Friday, Oct. 4, 2019
In this edition: The Business License Tax Collection Study Committee met on Thursday, Oct. 3. Legislators will have more money to meet critical needs when the General Assembly returns to Columbia in January. Also, the Aiken County delegation welcomes a new member.
BUSINESS LICENSE TAX COLLECTION STUDY COMMITTEE
The Business License Tax Collection Study Committee held its first and only meeting on Thursday, Oct. 3.
While the focus of the committee was intended to address third-party collections, several business owners spoke in favor of wholesale reform of the way business license fees are collected. In the end, the committee recommended the Municipal Association of South Carolina postpone implementation of its statewide portal for collections. They agreed to look at a standardized process via legislation next year and consider placement of a portal in the Secretary of State’s office.
Legislation was introduced in the House in April, H. 4431 (Reps. Jordan, Fry, Rose, Atkinson, Daning and Forrest), that would provide business license tax reform.
This committee was created by a budget proviso to study reform and implementation of a third-party collection system for business license taxes. The proviso creating the committee can be found here.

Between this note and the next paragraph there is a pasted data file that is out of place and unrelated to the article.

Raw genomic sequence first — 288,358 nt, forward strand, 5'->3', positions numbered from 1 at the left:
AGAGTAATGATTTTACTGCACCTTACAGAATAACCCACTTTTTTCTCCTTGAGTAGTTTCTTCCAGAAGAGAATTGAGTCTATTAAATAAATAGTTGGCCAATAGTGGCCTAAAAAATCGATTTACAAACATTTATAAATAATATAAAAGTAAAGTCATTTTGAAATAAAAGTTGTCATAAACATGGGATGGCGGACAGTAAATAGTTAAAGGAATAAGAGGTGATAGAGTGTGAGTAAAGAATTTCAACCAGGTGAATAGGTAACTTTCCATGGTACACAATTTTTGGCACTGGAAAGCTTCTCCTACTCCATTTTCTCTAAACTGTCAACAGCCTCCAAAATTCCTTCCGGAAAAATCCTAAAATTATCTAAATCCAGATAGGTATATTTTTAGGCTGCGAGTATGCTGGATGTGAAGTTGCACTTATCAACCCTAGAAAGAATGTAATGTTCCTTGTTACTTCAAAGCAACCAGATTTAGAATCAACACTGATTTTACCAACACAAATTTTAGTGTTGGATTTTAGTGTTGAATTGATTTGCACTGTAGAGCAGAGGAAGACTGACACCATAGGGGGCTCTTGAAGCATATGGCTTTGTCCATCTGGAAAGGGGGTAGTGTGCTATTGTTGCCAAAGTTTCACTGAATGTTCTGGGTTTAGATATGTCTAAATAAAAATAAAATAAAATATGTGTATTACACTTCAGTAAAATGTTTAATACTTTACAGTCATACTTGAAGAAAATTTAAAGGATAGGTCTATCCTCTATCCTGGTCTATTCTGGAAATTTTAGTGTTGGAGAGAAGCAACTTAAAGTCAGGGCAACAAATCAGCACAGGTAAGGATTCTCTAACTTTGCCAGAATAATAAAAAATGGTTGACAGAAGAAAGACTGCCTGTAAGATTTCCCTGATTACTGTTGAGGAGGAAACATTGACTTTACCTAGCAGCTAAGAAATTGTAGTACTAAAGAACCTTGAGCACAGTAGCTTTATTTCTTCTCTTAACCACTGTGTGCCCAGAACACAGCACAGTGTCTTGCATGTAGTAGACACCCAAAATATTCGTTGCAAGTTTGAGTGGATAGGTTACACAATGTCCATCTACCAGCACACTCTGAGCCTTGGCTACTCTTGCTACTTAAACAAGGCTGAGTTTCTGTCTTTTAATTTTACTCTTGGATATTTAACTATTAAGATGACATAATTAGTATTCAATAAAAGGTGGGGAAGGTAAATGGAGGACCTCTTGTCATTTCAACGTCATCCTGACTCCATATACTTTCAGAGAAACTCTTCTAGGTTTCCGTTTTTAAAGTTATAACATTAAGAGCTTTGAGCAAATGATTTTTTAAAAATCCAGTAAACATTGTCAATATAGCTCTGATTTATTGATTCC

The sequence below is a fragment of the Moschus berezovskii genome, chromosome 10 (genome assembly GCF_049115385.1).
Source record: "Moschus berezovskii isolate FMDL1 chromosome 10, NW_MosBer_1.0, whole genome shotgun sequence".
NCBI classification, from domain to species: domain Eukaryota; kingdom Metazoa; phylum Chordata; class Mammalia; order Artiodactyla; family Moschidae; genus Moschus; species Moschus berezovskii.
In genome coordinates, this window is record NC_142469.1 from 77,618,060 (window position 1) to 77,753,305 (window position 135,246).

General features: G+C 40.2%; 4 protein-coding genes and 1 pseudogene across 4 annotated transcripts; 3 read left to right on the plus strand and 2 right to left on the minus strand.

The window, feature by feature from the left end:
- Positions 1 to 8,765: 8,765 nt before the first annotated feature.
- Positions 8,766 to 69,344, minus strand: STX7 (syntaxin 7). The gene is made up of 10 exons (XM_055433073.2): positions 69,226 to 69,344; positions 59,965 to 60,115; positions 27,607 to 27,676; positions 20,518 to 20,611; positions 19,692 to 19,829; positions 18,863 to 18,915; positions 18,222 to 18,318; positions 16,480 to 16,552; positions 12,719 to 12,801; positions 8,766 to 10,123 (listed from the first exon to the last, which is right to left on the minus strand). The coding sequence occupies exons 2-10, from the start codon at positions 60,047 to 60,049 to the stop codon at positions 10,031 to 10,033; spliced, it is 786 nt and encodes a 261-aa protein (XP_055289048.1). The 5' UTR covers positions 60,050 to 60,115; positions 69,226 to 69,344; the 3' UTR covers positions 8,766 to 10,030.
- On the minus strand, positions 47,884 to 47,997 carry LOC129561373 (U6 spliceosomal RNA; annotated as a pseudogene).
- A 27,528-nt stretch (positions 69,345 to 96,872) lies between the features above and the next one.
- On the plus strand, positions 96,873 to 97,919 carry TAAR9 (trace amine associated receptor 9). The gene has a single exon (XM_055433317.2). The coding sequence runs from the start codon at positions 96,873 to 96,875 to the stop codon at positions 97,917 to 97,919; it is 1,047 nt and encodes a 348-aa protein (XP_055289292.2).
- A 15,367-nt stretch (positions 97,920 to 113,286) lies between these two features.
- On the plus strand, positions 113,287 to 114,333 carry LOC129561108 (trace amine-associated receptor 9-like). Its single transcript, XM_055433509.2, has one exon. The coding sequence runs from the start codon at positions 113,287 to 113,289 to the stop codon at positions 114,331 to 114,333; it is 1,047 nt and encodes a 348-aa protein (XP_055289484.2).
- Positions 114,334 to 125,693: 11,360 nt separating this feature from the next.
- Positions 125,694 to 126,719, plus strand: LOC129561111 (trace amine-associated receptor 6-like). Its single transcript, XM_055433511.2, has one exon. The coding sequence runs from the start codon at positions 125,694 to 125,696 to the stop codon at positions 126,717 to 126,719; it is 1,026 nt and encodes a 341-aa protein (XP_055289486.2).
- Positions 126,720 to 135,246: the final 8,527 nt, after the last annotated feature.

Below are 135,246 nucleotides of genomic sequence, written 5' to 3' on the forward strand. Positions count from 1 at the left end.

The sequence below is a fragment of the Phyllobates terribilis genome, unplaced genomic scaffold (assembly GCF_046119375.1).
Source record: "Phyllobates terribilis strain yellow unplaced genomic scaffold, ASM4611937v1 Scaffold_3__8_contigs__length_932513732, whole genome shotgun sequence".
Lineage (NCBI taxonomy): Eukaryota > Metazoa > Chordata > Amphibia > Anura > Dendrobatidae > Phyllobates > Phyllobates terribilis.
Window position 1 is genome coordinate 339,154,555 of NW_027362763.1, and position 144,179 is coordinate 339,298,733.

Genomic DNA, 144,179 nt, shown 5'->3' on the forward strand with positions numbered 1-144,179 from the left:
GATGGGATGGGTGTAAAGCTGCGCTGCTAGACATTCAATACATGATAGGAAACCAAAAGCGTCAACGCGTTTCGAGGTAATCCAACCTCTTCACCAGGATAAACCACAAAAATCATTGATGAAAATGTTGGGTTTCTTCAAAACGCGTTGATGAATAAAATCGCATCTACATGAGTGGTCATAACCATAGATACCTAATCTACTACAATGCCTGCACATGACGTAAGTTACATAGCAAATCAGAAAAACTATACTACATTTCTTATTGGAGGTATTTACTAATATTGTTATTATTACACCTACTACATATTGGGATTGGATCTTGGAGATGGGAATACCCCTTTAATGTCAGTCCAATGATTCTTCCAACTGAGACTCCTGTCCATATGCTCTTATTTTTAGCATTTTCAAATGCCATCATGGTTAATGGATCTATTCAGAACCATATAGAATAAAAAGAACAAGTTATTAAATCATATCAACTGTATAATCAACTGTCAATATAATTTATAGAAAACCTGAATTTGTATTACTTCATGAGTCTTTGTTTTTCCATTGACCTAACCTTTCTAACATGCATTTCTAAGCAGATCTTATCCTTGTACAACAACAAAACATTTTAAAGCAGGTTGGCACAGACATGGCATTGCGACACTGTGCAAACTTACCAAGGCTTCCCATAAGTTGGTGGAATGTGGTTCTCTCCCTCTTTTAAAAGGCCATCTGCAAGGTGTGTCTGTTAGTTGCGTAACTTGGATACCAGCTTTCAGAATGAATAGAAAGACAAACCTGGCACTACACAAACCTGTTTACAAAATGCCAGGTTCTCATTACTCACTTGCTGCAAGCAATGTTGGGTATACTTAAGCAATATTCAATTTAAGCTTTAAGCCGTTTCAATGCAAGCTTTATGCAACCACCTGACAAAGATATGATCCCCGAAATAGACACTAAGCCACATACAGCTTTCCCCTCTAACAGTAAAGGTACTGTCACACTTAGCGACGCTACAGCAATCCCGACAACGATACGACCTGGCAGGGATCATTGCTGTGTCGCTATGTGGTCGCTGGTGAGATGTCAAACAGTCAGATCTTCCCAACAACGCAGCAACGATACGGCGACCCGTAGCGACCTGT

State budget writers will once again have more revenue to draft a state budget for the FY 2020-21 fiscal year. The State Comptroller General closed the books in August and reported ending the fiscal year with a $177 million surplus. Additionally, general fund revenues (tax collections) grew at 8% or $698 million – the largest dollar increase in state history – and exceeded the previous largest year by $155 million. The increase is due to continued growth in sales and individual income tax and continued growth in the corporate sector.
The Board of Economic Advisors said our economy is strong and steady, employment is at record highs, unemployment is at record lows and our population growth is among the nation’s fastest. Moving forward, in addition to the one-time surplus revenues, the $8 billion recurring base budget should increase by $300 million-$500 million next year. The first estimate from the BEA comes out in November. State agencies budget requests were submitted to the state budget office in September.
Republican Melissa Oremus won the District 84 special election in Aiken County on Oct. 1. Oremus was unopposed, as no Democrats filed for the vacant seat. She defeated five other Republicans over the course of the summer, most recently beating fellow small-business owner Alvin Padgett in a primary runoff in August. Oremus is the owner of multiple small businesses in Aiken, including Bisquecuts & Glazy. The special election followed the death of state Rep. Ronnie Young, a freshman House member who was elected in May 2017 after serving as Aiken County Council chairman for many years.
The second session of the 123rd legislative session will commence in January 2020. Copper Dome Strategies LLC will continue to keep you apprised of any activity by the General Assembly during the off session.